WELL: Well, that’s a great example of the importance of being honest, because the previous government knew about skyrocketing energy costs. They knew that before the election, and they chose not to tell any of us, including us.

STEFANOVIC: Well, you didn’t know that was coming.

WELL: They certainly didn’t tell us. They changed the law to hide the information they received.

STEFANOVIC: Concede yourself this morning, and I think it’s good considering what’s going on in the world, the $275 cheaper labor bill for energy is just not going to happen.

That’s right, it’s a furphy.

WELL: But that promise was for 2025, we’re in 2022. I think that’s a good example of the things that are really uncertain right now, people are finding it really difficult and we’re really, really trying our best to clean up the mess and be honest about the difficulty of the challenge ahead.

STEFANOVIC: I understand all that. But you can say it’s a broken election promise this morning.

WELL: I’m not doing it, because as I said, this commitment was to get there by 2025 and we’re in 2022.

STEFANOVIC: Do you have any hope of getting there by 2025? I mean, I don’t know how it’s going to be when it goes up 50%.

WELL: Well, we talk about how uncertain things are and with things like the war in Ukraine and the uncertainty that we face around the world. I think uncertainty is what’s happening both in the world and in people’s kitchens, at people’s kitchen tables.

People feel really uncertain about it. So I think. What I can assure you as a new member of the government, we are doing our best. We are honest and we are responsible.

STEFANOVIC: OK. Flood victims are also eligible for emergency payments. We learned this morning that they will have to tax the funds as income because the federal government has not granted an exemption.

Can you enlighten us this morning?

WELL: Yes. So firstly I don’t want to contribute destructively to people who are still dealing with flooding across the country and in northern Victoria or northwestern New South Wales as they watch you on their televisions this morning.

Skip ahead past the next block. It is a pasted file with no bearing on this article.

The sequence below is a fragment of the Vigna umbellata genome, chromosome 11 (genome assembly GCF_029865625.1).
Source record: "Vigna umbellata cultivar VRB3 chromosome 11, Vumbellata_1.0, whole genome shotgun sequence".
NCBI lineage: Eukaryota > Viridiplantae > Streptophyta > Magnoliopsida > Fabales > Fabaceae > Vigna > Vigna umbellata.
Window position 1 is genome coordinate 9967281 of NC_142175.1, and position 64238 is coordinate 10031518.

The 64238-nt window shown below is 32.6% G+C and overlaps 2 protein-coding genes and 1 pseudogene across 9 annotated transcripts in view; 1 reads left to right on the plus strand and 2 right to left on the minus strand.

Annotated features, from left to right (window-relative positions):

It’s a really terrible time for people and we have so many flood victims in Australia. The hits keep coming. Flood payments are much needed. I saw this in February when my community was affected.

Unfortunately, these are the usual tax arrangements for them. Same thing with the previous government. But I think the difference here is that we’re getting more payments faster to more people and we’re doing that because we’re working with states, not fighting with them, which is what the previous government did on things as important as flood payments.

STEFANOVIC: You are will still tax them.

WELL: These are the usual provisions that each government has applied.

STEFANOVIC: Okay, Sarrah, what do you think? I mean, small business owners, farmers, they’re all affected, getting tax credits of up to $75,000 and then you know.

THE MARQUAND: This is not beautiful. And the fine print is really that there is a right to grant an exemption. And the opposition has already been very quick to take advantage of it.

We may see that in Peter Dutton’s budget response tonight, but the Deputy Leader of the Opposition has certainly said that we have always made a point of making it an exemption. So the fact is that this decision was not made.

So it looks bad and I think to the average bettor it looks like you’re giving money with one hand and taking it with the other.

Karl M. Bailey